Knotworking

Knotworking

Notes Left Out

One Mad Son

Imagine if Tracy Chapman was a male folk/country singer — no, really! — and you’re on your way to imagine the lovely sound of Edward Gorch’s Knotworking. The lush, quietly strummed songs betray the dark matters that exist within the confines of this record, late-night readings of intensely personal reflections and confessions. The album’s quiet, hushed country is at times reaching backwards to traditional western folk music, such as on the lovely “Came To Save,” while at other times, on “Imbecile Smile,” say, Knotworking wouldn’t seem out of place in company with contemporary roots-y Americana artists like Will Oldham. A sprawling affair, then, but still impressively united and considered, thanks in no small part to the beautiful voice of Gorch as well as the sparse instrumentation and the careful delivery from all involved, highlighting the songwriting and the songs themselves. A remarkable achievement.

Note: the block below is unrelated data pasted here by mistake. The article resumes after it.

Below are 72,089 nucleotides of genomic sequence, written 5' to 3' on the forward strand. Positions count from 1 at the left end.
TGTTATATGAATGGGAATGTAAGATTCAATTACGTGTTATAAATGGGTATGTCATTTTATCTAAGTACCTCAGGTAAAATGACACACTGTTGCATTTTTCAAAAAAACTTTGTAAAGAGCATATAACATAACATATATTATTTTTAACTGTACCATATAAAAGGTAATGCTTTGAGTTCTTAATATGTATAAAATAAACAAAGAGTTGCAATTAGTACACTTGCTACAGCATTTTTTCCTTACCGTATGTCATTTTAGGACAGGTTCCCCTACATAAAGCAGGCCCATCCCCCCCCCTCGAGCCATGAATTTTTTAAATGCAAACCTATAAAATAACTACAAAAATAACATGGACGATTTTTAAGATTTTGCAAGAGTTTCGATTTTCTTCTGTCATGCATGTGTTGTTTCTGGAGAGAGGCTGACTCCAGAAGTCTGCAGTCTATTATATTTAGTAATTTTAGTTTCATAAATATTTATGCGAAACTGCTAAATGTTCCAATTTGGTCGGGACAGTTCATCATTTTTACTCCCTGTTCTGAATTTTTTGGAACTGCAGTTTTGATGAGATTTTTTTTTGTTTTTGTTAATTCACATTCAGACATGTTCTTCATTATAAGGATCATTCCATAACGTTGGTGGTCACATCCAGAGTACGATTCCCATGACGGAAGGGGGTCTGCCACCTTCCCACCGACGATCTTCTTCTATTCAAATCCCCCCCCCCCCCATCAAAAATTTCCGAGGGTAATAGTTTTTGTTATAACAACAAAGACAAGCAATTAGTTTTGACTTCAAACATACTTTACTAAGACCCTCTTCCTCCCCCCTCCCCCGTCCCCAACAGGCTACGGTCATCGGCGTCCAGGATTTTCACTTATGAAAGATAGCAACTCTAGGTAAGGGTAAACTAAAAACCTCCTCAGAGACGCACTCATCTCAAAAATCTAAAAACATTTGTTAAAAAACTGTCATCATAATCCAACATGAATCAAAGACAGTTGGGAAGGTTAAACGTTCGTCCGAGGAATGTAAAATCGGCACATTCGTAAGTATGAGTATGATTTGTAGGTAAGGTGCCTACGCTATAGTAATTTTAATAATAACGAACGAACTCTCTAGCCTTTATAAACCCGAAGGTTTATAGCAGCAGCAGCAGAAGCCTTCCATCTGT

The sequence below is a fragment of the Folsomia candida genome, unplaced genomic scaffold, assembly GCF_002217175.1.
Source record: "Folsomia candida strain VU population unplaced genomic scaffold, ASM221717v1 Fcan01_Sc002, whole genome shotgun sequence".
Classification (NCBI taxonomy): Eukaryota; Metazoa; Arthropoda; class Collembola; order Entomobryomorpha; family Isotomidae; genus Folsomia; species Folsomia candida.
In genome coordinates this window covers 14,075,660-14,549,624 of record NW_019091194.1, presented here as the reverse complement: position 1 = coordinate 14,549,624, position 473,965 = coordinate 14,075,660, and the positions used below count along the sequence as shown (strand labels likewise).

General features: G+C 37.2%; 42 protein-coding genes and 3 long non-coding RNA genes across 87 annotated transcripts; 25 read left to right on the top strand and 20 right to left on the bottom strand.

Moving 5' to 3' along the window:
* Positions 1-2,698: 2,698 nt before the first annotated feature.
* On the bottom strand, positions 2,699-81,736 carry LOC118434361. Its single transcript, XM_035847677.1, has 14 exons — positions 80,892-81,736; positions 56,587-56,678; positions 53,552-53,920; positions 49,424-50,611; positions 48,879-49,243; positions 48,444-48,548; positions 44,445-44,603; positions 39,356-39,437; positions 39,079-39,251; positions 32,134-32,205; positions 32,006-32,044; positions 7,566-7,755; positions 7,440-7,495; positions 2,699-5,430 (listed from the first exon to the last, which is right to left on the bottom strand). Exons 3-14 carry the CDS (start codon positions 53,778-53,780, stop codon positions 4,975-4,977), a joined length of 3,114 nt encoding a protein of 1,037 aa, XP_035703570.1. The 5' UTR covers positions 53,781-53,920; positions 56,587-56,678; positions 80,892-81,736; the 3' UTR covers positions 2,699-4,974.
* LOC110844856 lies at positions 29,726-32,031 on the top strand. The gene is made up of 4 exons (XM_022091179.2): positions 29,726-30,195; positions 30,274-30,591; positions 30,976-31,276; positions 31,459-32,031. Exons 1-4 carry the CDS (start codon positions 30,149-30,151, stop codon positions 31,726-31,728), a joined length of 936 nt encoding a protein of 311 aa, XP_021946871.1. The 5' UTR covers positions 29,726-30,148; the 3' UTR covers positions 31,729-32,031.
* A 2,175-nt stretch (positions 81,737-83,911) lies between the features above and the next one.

One Mad Son Records: http://www.onemadson.com

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